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I read Thomas E. Patterson’s superb “Informing the News: The Need for Knowledge-Based Journalism” during the recent government shutdown. It’s hard to think of another new nonfiction book that could have been more mesmerizing.
Depending on the TV newscast or radio program I turned on, or the newspaper or magazine for an article, I might have believed there were two completely different events occurring that just happened to share the same title, instead of one news event with many facets to it. In fact, news coverage about the government shutdown could have been a case study in “Informing the News,” whose chapters have titles like “The Source Problem,” “The Knowledge Problem,” and “The Audience Problem.”
It’s no accident that “Informing the News” is framed around a set of problems; it sets forth a convincing case that Americans are currently “ill-served by the intermediaries — the journalists, …talk show hosts, pundits, and bloggers — that claim to be their trusted guides.”
In short, “Information corruption is deeply rooted in contemporary America.”
Patterson — Bradlee Professor of Government and the Press at Harvard’s John F. Kennedy School of Government,and the author of previous groundbreaking books like “The Vanishing Voter” (on electoral participation) and “Out of Order” (on the media’s role in politics) — recognizes that this is hardly the first time Americans have received their news from less than reliable outlets. Perhaps the most infamous example is the early 20th century period of “yellow journalism,” with its made-to-shock headlines and sensationalized stories. That era begat “objective journalism,” which “sought to strip the news of unfounded opinion,” and was the dominant reporting style for print and broadcast news for much of the remaining 20th century.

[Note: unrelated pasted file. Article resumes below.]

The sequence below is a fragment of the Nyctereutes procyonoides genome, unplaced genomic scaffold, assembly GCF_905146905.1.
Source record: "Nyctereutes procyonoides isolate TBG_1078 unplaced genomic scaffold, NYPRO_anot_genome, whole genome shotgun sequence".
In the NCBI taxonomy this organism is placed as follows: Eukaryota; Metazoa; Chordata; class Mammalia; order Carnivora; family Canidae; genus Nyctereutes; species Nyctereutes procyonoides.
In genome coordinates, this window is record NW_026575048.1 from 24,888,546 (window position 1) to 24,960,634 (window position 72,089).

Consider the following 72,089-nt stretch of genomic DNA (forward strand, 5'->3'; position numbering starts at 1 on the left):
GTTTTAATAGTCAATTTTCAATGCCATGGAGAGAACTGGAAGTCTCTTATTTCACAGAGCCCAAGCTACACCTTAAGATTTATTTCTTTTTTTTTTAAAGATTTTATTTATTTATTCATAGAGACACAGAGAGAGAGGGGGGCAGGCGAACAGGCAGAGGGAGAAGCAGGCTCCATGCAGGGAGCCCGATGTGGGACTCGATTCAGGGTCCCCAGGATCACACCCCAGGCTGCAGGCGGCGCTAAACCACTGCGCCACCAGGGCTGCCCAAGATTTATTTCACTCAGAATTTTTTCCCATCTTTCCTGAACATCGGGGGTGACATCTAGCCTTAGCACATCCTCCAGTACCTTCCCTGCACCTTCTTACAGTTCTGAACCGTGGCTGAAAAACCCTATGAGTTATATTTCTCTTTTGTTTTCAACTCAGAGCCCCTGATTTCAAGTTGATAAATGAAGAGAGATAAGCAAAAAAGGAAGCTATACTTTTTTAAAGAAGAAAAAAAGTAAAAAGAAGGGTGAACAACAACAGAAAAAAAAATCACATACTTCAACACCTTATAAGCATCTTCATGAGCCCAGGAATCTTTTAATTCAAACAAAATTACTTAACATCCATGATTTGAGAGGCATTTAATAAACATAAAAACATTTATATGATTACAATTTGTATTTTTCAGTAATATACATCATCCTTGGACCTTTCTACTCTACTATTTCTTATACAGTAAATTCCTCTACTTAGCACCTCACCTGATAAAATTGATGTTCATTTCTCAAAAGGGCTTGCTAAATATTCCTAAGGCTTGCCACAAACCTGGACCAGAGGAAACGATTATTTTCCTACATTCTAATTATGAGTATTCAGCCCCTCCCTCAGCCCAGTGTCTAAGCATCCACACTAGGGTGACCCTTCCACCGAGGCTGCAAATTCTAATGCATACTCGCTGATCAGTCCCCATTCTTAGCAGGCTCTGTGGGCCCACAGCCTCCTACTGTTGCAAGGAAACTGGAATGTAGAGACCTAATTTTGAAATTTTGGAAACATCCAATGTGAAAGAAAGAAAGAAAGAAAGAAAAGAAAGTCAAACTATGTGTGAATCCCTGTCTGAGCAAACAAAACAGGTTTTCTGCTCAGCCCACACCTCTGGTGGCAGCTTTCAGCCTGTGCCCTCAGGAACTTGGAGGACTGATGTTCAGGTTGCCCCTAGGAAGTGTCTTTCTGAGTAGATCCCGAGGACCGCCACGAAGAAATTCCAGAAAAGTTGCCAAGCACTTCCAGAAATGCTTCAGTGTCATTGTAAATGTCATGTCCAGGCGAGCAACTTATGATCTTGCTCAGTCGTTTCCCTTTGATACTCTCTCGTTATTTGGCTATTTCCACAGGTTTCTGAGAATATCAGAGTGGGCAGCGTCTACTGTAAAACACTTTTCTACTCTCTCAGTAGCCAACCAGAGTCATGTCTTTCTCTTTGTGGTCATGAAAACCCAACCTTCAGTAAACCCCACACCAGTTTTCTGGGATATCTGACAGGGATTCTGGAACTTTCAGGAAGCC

But today, trying to maintain objective reporting standards is a thin defense against the current multi-media onslaught: always-on cable news stations with boundaries blurred between news, entertainment and propaganda; deeply partisan radio talk shows; “news” websites that wholly blend together news events and political views. Add to this, impossibly shrinking deadlines, and you get news coverage that is shallow and repetitive rather than substantive and truly informative. As the late Jack Germond noted, “Ninety percent of the coverage is derivative of what ten percent produce.”
Patterson makes the point that the obsession with objective reporting by some news organizations, like CNN, create on-air discussions that can present false equivalencies. For example, if there is one guest speaking about the dangers of global warming, there is automatically a second guest speaking against global warming, even if the scientific evidence doesn’t warrant equal arguments on both sides of an issue.
As Patterson repeatedly underscores in “Informing the News,” journalists are crucial to a democracy. It is the journalists who “help us understand the world of public affairs beyond our direct experience.” Faulty or purposely skewed news outlets degrade news presentations into mere echo chambers that don’t inform, but simply reinforce, entrenched beliefs. Over-reliance on sound-bites relegates news stories to shrill he-said/she-said debates, reducing reporters from discerning writers to “stenographers.”
How can there be rational public debate about any issue of local or national importance when “large numbers of people are out of touch with reality.” To cite just two examples from the past decade, the significant number of people convinced that Iraq was involved in the 9/11 attacks, or that the Affordable Care Act would enact government “death panels” to prematurely end the lives of senior citizens.
As Patterson cautions, “It is a short step from misinformation to mischief.” To help address this, he proposes a new form of journalism: “knowledge-based journalism,” which goes beyond the traditional emphasis on reporting, interviewing and writing.
“Informing the News” grew out of Patterson’s participation in the Carnegie-Knight Initiative on the Future of Journalism. From 2005 to 2011, the initiative, comprising 11 journalism schools nationwide and Harvard’s Shorenstein Center on the Press, Politics and Public Policy, sought to transform journalism to meet the needs of a complex digital age.
Although most of today’s journalists hold degrees in the subjects they’re writing about, many inevitably know less about a topic than the person they’re interviewing or reporting about.
It is a short step from misinformation to mischief.Thomas Patterson
Carol Iaciofano’s book reviews and op-ed columns have appeared in publications including The Boston Globe, The Boston Herald, and The Hartford Courant. She is also a co-author of the pop culture computer anthology, “Digital Deli.”
This program aired on October 29, 2013. The audio for this program is not available.
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